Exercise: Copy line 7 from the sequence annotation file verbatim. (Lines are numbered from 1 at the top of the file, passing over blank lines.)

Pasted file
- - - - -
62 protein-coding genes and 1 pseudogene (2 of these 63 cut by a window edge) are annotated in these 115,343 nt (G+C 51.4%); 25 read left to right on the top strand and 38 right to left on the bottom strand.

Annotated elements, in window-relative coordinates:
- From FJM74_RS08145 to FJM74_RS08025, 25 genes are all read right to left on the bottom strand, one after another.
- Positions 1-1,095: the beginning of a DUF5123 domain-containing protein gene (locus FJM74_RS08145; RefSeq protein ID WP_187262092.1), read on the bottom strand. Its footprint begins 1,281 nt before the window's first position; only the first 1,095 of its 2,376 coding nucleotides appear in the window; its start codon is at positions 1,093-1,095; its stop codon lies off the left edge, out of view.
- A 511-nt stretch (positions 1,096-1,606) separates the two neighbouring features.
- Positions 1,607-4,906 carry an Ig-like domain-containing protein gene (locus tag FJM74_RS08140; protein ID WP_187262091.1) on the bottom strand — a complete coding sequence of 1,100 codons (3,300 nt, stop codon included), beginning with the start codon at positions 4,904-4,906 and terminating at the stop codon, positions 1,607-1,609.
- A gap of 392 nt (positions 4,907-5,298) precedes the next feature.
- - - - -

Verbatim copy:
- A gap of 392 nt (positions 4,907-5,298) precedes the next feature.